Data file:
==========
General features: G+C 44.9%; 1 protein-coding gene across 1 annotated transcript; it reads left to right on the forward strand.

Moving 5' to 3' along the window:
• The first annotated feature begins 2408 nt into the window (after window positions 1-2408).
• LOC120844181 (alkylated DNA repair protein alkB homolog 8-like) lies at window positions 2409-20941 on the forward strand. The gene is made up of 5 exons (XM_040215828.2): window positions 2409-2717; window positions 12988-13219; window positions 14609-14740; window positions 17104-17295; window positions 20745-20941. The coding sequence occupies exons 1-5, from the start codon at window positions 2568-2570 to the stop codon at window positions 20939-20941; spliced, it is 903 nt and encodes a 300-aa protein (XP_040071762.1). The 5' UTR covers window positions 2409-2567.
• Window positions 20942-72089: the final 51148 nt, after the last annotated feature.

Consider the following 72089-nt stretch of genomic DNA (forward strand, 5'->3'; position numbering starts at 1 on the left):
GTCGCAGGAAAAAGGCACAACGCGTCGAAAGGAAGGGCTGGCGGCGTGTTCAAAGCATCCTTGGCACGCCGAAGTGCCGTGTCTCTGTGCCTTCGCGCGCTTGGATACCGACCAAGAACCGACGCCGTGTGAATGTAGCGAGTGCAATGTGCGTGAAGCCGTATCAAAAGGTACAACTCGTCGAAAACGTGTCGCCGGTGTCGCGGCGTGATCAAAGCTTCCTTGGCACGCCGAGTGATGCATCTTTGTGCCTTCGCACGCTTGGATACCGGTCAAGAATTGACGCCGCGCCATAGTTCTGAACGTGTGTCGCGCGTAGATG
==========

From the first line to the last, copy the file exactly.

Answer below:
General features: G+C 44.9%; 1 protein-coding gene across 1 annotated transcript; it reads left to right on the forward strand.

Moving 5' to 3' along the window:
• The first annotated feature begins 2408 nt into the window (after window positions 1-2408).
• LOC120844181 (alkylated DNA repair protein alkB homolog 8-like) lies at window positions 2409-20941 on the forward strand. The gene is made up of 5 exons (XM_040215828.2): window positions 2409-2717; window positions 12988-13219; window positions 14609-14740; window positions 17104-17295; window positions 20745-20941. The coding sequence occupies exons 1-5, from the start codon at window positions 2568-2570 to the stop codon at window positions 20939-20941; spliced, it is 903 nt and encodes a 300-aa protein (XP_040071762.1). The 5' UTR covers window positions 2409-2567.
• Window positions 20942-72089: the final 51148 nt, after the last annotated feature.

Consider the following 72089-nt stretch of genomic DNA (forward strand, 5'->3'; position numbering starts at 1 on the left):
GTCGCAGGAAAAAGGCACAACGCGTCGAAAGGAAGGGCTGGCGGCGTGTTCAAAGCATCCTTGGCACGCCGAAGTGCCGTGTCTCTGTGCCTTCGCGCGCTTGGATACCGACCAAGAACCGACGCCGTGTGAATGTAGCGAGTGCAATGTGCGTGAAGCCGTATCAAAAGGTACAACTCGTCGAAAACGTGTCGCCGGTGTCGCGGCGTGATCAAAGCTTCCTTGGCACGCCGAGTGATGCATCTTTGTGCCTTCGCACGCTTGGATACCGGTCAAGAATTGACGCCGCGCCATAGTTCTGAACGTGTGTCGCGCGTAGATG